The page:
The Swift Boys & Me is a study of how grief can affect a family and the aftermath of divorce and the changes that come with remarriage. This isn’t a romance nor a light frolic. Author Keplinger does a good job of exploring protagonist Nola’s confusion and frustration when the boys next door when her lifelong friendship with them begins to change in ways she doesn’t want.
Story: 12 year old Nola lives in a duplex in a suburb in Kentucky. In the house attached to hers, the 3 swift boys, Brian, Canaan, and Kevin live. They’ve grown up together, playing and exploring, creating what she thought would be a lasting friendship. But then Mr. Swift drives away one night and doesn’t return. Each of the boys deal with the grief of his abandonment differently: 14 year old Brian takes responsibility for the family with grim determination and resigned acceptance, 12 year old Canaan (Nola’s special friend) explodes into anger and rebels, youngest Kevin retreats into himself and refuses to talk again. Then Nola’s mother and her boyfriend finalize their long term relationship and announce they are going to move Nola’s family to the other side of the City, away from the Swift boys.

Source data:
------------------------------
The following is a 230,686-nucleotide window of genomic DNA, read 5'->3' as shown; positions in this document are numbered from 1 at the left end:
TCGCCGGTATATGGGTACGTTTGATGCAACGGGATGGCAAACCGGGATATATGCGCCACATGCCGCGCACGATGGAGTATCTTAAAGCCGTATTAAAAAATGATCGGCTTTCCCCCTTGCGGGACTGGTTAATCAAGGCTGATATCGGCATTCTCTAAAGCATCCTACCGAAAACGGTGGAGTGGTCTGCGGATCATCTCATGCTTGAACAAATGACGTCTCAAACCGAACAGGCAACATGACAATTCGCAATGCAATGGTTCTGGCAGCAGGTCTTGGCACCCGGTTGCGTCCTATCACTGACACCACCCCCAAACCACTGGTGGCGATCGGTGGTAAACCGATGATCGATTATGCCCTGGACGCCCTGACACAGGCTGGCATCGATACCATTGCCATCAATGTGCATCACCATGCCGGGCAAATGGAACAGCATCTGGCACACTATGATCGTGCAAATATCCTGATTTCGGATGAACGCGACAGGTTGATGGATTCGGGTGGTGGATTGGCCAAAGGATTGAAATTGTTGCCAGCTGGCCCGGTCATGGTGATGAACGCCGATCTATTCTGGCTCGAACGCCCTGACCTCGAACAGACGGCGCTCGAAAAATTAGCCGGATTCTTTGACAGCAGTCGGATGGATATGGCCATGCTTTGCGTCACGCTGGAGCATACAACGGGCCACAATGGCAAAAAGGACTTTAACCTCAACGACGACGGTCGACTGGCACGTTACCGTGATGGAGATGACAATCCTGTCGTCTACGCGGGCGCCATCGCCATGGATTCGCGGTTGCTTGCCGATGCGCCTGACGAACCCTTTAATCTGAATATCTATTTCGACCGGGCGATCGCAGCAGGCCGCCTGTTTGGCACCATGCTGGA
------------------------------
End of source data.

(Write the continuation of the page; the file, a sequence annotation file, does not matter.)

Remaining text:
The boys and Nola are written very well. Keplinger grew up in Kentucky and creates a voice in each of the characters very much of that location. Admittedly, the poor language and grammar were offputting and I had to remind myself that Tom Sawyer wouldn’t have been as good of a book if it was written in normal English. But at the same time, it did make the characters seem very uneducated and somewhat backwards when they thought as they talked, with all the ‘would have gotten’ and “ain’t neither” thrown in there.
Suitable for a 12 year old audience, the book is easy to read and follow. As the boys retreat, Nola will rediscover old friends who were ‘pushed out’ by her reliance on the Swift boys for companionship. This includes a potential new boyfriend who has liked her a long time but always abused by middle Swift boy Canaan.
In all, a good read, well written, and with a lot of pathos for the situation of divorce and marriage.
Reviewed from an ARC.